Saturday, May 27, 2006


A classic utilitarian thought experiment is as follows
let’s pretend, he said, and that some mad scientist has figured out a way to bring peace, prosperity, and general happiness to the whole world.

There was just one catch: this brave new world required the yearly sacrifice of one innocent person, chosen at random. Supposing this scheme were perfected: would it be moral to close with the offer and subscribe universal happiness at the cost of one innocent life per annum?

Note the addition of the "chosen at random" to older thought experiments. To many people this helps, but as the post on right reason indicates - most people reject it anyway. I wonder if this indicates that people are reading things into this.

Any ideas how else we can get to the very root of the objection to the model?
One of the main issues here is that I know most people are not radical deontologists (or radical utilitarian for that matter) so I expect to find all sorts of interesting reasons why people reject it on an intuitive level reasons that are worthy of being investigated.

Let us do a chose your own adventure here. At the end of each point offer you two choices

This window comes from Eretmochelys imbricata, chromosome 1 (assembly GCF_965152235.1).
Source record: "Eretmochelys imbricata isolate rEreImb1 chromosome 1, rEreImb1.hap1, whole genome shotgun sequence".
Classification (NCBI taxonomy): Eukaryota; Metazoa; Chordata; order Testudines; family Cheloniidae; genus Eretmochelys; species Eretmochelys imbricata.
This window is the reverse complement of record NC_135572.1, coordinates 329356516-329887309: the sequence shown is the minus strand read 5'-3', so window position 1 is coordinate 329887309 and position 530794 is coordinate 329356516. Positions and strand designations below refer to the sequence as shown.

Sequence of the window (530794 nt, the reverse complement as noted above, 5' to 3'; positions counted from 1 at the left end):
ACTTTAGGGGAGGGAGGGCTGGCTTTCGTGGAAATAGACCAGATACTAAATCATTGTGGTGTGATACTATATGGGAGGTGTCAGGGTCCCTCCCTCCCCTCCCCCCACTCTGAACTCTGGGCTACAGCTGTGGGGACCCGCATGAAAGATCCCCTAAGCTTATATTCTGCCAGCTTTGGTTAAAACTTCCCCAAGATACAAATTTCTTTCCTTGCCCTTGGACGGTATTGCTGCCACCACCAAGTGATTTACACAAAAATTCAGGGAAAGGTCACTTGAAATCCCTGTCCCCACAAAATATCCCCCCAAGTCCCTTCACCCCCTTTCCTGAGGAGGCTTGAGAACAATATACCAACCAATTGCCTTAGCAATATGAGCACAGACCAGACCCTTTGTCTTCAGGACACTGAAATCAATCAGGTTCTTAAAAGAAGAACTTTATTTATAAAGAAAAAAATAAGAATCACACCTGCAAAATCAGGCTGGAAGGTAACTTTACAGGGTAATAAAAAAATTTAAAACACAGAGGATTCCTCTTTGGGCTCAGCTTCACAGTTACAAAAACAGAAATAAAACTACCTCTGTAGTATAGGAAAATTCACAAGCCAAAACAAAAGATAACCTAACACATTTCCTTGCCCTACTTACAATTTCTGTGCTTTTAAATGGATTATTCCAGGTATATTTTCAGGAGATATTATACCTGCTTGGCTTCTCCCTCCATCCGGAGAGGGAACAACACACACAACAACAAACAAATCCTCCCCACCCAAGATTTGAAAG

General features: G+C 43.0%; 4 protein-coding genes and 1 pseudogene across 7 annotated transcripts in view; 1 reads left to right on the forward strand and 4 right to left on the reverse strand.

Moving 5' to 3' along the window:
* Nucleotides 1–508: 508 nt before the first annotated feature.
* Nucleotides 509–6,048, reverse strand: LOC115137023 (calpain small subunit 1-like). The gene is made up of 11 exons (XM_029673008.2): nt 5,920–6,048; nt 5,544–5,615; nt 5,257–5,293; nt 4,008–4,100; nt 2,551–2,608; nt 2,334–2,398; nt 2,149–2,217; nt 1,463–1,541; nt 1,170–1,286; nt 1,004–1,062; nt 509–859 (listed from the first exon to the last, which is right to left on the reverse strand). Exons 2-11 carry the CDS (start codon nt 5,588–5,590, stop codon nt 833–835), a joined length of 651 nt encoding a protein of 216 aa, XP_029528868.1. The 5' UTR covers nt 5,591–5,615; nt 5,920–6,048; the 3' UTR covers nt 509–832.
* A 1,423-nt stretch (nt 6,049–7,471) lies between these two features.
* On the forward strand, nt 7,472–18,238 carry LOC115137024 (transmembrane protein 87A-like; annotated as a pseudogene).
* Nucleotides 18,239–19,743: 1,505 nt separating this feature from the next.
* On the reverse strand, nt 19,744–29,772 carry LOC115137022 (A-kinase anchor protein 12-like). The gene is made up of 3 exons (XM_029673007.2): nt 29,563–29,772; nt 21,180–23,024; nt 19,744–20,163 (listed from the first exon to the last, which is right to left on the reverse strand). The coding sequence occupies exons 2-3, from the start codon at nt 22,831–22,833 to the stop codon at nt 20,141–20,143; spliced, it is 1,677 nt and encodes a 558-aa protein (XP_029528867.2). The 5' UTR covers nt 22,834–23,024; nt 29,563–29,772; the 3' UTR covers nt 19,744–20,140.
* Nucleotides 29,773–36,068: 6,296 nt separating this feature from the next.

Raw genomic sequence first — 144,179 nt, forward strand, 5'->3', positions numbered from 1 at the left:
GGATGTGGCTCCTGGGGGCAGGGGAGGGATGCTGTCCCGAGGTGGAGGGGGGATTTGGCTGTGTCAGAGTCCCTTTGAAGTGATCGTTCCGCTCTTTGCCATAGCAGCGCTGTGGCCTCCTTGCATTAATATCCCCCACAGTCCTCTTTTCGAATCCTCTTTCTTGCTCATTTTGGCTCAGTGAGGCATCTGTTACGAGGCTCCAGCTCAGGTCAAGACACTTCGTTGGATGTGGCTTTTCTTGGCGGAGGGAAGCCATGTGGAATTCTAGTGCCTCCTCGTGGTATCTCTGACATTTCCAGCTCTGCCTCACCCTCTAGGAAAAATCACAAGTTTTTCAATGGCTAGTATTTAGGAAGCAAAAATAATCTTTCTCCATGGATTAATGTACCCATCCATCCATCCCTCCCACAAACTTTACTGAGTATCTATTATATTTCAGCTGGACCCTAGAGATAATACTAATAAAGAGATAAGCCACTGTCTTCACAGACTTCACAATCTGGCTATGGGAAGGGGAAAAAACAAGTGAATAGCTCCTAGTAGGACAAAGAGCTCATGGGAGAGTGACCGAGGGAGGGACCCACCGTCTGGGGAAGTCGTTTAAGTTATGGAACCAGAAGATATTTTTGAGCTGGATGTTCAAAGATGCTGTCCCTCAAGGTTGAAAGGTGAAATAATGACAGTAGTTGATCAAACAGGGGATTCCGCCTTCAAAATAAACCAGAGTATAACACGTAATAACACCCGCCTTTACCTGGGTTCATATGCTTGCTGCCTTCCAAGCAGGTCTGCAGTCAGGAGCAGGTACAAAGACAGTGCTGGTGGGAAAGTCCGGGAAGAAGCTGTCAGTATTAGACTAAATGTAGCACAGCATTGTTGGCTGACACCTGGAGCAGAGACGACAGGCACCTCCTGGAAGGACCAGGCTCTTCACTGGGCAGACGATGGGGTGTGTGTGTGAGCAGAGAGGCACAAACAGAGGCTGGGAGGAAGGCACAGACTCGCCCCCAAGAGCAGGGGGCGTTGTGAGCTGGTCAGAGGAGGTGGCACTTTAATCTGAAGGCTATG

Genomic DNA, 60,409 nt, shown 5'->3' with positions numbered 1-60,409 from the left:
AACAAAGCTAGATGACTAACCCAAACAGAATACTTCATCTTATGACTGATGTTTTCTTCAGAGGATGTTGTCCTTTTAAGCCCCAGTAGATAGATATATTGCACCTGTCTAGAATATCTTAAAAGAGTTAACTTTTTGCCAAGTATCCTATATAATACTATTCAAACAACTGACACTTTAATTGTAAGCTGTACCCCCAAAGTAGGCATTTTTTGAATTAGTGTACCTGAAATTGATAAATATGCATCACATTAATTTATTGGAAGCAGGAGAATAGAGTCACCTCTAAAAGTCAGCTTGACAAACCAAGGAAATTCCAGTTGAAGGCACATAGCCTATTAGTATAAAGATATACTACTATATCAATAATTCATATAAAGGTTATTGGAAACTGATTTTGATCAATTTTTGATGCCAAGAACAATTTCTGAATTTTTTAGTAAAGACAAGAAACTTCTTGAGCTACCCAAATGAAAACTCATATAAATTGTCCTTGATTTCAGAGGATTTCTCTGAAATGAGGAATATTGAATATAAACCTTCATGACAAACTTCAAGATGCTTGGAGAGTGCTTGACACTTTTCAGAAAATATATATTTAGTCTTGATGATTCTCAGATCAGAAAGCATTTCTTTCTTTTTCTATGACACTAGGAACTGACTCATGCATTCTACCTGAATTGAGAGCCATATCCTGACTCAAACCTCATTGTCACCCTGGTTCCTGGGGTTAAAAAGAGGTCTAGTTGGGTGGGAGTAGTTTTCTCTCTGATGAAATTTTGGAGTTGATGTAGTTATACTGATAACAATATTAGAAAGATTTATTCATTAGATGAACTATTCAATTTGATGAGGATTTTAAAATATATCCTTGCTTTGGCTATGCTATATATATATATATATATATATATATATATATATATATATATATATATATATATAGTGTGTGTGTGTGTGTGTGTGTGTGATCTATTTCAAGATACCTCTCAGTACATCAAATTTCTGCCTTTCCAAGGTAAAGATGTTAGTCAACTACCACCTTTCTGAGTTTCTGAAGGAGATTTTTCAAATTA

1) Now imagine that (as is surely the case) one of the benefits is preventing the murder of at least one person (aside from other benefits). What this does is demonstrates that there is at least one murderer in the first world. Still oppose it? Go to (2) support it? Go to (4)

2) Now imagine that you would not have to actually do the killing - you just accept the deal. Still oppose it? Go to (3) support it? Go to (4)

3) What if the state doesn’t do any killing either - it just provides the information to the general public that the death of
"Person X" will have all sorts of benefits (and where he lives and whatever else is required to ensure the end result) and waits for someone to kill him. Still oppose it? Go to (4) support it? Go to (5)

4) What if "whatever it takes to ensure he gets killed" is "failing to give him medical treatment" or failing to give him access to use the local public goods. Still oppose it? Go to (6) support it? Go to (5)

5) Your a bit of a utilitarian just this is being confused by some aspect of the question.
a) Your intuitions result in you not entirely believing the person proposing the hypothesis OR
b) You have a strong desire to protect yourself from being culpable - for example culpable in the face of a god as a result you favor inaction over action.

6) What if you can guarantee it won’t be you? Still oppose it? Go to (8) support it? Go to (7)

7) You belief in a right to life - it just happens to be your own!

8) What if the person is not random it is a person you can choose (although you can’t have been about to kill them anyway)?
Still oppose it? Go to (9) support it? Go to (10)

9) Maybe you do fundamentally reject utilitarianism and support a right to life!

10) You seem to be concerned about the death of a sub group of most deserving people - potentially people you could protect - a sort of moral elite.


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